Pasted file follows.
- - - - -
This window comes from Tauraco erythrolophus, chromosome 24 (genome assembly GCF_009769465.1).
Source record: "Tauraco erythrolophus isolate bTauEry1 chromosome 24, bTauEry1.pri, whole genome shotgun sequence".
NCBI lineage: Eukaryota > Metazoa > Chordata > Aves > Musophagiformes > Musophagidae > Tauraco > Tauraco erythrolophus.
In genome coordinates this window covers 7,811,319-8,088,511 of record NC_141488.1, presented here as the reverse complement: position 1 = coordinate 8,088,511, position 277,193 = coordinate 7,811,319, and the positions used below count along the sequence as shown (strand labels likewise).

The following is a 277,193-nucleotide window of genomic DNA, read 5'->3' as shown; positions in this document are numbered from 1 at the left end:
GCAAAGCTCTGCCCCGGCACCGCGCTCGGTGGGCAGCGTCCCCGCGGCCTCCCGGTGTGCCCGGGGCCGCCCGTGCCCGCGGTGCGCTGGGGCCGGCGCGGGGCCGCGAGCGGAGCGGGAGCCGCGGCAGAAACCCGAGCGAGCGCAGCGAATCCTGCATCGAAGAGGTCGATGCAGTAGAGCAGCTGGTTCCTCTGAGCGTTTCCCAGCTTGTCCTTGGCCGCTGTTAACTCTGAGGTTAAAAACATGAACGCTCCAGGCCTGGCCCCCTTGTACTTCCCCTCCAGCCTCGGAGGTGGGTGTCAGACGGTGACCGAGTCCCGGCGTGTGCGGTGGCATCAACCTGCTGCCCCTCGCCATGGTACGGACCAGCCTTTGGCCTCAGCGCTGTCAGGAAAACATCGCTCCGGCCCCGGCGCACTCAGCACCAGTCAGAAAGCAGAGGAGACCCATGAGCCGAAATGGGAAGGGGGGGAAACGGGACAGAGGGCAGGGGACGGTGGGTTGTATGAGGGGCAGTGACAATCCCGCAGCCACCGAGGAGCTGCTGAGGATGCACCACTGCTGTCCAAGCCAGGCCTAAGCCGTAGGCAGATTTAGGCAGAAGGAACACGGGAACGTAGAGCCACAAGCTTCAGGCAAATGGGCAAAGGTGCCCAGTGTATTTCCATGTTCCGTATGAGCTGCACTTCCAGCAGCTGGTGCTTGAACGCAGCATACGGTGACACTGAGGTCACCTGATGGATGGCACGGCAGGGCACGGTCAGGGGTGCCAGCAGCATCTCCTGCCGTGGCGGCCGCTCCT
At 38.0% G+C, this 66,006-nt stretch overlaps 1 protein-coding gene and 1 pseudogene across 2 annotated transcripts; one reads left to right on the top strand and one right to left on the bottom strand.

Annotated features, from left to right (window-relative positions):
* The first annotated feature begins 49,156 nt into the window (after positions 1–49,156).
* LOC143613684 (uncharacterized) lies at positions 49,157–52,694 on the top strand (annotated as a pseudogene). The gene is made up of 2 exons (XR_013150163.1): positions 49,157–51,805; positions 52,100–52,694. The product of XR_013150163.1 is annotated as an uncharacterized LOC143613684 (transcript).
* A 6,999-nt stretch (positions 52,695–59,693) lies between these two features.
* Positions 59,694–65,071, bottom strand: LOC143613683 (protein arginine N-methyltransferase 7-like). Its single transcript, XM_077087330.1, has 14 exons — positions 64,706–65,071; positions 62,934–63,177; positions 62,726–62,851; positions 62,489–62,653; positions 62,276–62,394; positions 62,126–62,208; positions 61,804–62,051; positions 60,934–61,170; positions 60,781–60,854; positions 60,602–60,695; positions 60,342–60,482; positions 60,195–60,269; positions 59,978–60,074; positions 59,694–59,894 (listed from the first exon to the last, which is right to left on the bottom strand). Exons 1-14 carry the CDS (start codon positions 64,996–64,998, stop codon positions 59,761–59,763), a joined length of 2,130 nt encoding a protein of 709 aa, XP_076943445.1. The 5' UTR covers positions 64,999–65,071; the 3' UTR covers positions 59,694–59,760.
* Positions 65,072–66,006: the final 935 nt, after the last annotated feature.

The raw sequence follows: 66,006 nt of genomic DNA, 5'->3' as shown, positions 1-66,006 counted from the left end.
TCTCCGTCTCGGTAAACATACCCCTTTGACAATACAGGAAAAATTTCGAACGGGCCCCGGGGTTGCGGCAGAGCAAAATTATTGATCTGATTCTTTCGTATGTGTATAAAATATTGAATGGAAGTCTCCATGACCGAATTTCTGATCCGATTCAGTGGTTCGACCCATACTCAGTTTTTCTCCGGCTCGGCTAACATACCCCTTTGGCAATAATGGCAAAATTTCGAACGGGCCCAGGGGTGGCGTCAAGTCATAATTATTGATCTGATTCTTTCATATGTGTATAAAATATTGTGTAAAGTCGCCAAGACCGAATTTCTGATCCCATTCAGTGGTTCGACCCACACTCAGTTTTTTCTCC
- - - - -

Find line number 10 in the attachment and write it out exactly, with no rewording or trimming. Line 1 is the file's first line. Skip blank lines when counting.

* LOC143613684 (uncharacterized) lies at positions 49,157–52,694 on the top strand (annotated as a pseudogene). The gene is made up of 2 exons (XR_013150163.1): positions 49,157–51,805; positions 52,100–52,694. The product of XR_013150163.1 is annotated as an uncharacterized LOC143613684 (transcript).